When four Black female scientists in the Sarasota-Manatee area teamed up to create Minorities in Shark Sciences (MISS), they understood the positive impact they'd be making on the Black community. Children of color who attend Title 1 schools or have little access to the ocean are less likely to be in STEM (science, technology, engineering and math) programs.
Co-founder Jasmin Graham, a biologist at Mote Marine Lab, also understands the systemic issues that keep children of color from the scientific field, especially marine biology.
"There are particular issues and traumas surrounding water for the Black community," Graham explains. "There are societal factors that keep Black people from being outdoors and around water, including the history of segregated schools, standardized testing and college entrance biases and financial constraints."
Minorities in Shark Sciences is an opportunity for kids of color to explore the ocean, maybe even for the first time. The organization meets at Manatee County parks like Robinson Preserve and Emerson Point Preserve for its free programs, which include Science by the Sea and an upcoming summer camp in June on Cedar Key, taking place at the Nature Coast Biological Station in Cedar Key, Florida. The idea is to invite groups typically excluded from STEM programs, such as LGBTQ+ youth, racial/ethnic minorities and kids from under-served communities.
"This year's summer camp is going to be really fun, with shark dissections, fishing, learning to tie knots, kayaking and more," says Graham.
Graham says Science by the Sea also helps increase environmental stewardship for the next generation. Kids are more likely to help preserve the environment if they know more about it.
"This is a chance for kids to come out and learn about our local ecosystem and marine critters hands-on," says Graham. "Not only are we increasing science literacy, but we also having fun wading in the water, going out onto boats and exploring the coastlines.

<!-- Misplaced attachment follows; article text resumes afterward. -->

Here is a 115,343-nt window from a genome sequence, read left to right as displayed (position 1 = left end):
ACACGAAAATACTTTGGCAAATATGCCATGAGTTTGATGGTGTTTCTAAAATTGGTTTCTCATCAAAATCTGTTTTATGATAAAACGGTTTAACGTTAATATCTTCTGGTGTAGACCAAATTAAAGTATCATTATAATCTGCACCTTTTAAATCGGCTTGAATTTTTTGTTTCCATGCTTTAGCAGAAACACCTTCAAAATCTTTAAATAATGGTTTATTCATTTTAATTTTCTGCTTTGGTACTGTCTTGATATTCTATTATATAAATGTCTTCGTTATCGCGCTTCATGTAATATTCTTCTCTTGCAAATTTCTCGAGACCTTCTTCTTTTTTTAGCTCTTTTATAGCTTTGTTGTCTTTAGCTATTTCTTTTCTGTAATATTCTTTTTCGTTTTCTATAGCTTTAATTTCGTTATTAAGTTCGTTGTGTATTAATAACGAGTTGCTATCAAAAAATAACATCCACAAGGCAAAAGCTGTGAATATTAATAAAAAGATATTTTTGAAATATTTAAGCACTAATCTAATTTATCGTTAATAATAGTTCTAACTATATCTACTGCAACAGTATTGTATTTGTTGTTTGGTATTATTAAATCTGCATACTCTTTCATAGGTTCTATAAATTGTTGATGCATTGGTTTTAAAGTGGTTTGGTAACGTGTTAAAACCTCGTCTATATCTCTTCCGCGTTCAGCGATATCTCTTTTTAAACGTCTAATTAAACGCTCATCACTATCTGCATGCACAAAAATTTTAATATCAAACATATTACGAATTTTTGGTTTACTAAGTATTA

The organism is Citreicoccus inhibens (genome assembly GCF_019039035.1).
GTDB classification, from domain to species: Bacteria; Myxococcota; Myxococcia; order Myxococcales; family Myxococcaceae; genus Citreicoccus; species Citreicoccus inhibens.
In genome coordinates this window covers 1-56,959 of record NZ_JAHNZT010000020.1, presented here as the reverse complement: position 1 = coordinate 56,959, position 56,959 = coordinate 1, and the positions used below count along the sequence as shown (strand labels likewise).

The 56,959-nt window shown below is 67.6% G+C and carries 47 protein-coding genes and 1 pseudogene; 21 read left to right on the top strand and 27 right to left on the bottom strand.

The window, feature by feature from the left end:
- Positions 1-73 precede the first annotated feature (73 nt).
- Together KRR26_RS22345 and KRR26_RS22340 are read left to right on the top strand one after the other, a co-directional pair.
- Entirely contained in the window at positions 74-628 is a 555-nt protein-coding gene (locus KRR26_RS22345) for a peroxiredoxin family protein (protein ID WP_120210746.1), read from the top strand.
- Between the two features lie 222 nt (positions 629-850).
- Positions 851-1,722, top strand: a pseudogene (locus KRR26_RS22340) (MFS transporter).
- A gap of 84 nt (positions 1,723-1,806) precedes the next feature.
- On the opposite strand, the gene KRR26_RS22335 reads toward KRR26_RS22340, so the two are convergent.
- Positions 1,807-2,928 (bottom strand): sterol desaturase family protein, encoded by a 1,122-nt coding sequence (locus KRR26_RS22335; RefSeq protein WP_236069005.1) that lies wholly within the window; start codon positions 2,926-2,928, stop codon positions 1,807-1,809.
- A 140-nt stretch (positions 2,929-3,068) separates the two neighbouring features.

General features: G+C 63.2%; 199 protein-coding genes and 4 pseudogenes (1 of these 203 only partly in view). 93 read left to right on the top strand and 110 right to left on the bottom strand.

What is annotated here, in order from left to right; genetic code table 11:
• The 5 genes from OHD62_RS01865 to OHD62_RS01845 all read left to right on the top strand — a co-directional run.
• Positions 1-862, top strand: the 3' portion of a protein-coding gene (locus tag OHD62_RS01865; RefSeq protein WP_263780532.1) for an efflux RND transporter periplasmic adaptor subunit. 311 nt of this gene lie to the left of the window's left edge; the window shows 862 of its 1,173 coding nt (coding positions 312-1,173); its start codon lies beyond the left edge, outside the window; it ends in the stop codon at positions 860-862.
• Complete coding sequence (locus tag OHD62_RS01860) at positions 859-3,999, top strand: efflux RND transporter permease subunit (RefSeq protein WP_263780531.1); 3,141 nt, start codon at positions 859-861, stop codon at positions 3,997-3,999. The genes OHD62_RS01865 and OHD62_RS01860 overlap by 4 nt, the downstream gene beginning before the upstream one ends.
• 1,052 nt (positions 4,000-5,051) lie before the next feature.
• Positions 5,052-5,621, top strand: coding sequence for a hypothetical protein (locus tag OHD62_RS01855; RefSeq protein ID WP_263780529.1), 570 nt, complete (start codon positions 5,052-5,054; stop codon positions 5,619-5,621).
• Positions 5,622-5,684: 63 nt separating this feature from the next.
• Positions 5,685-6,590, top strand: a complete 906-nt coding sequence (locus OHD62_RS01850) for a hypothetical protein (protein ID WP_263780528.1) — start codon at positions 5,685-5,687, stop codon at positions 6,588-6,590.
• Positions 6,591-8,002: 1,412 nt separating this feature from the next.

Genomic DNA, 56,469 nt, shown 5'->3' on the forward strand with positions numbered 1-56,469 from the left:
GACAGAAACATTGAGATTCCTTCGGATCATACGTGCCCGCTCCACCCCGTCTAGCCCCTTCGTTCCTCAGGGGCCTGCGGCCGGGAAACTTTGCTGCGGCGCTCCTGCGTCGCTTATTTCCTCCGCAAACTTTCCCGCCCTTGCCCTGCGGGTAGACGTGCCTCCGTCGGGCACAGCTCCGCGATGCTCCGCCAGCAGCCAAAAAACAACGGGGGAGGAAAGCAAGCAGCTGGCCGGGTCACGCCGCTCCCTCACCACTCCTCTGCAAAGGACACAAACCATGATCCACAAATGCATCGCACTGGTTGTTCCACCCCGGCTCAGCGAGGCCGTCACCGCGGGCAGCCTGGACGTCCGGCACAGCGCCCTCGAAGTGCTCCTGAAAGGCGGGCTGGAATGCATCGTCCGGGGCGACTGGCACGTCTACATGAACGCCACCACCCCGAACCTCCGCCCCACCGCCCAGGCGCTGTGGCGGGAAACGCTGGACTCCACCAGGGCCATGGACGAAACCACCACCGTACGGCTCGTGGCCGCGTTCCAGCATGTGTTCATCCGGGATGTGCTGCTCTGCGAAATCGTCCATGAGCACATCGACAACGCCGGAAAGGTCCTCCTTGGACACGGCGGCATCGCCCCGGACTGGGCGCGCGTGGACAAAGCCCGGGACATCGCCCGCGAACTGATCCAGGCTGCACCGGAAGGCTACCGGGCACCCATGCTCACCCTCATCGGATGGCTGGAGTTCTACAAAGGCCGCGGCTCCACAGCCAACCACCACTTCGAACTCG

Minorities in Shark Sciences is also particularly focused on the representation of intelligent Black females in science.
"Kids always tell me they've never seen a Black scientist before, let alone someone that looks like them," says Graham. "The girls will ask me what I do with my hair when I go in the water, because their moms tell them not to get their hair wet. They ask if it's safe to swim in the ocean. It's great to be that representation for them."
Plus, Graham says, "lots of parents see women of color running [the program] and feel comfortable because we know, understand and live in the same space."
"Lots of time girls are cast aside in programs like this, in male-dominated fields; moms like that their daughters can be taught to have a voice and be leaders," she continues.
Graham wants to help up-and-coming women in STEM, too. Minorities in Shark Sciences also offers a Rising Tides mentorship program, partnering with international women at the start of their career in shark conservation and giving them resources and funding to continue.
All Minorities in Shark Sciences programs are funded by the Tampa Bay Estuary Program, a program called Save Our Seas and individual donors. More than 1,000 people have donated since the program was founded.
Registration for Minorities in Shark Sciences' summer camp ends on March 15. For more information, click here.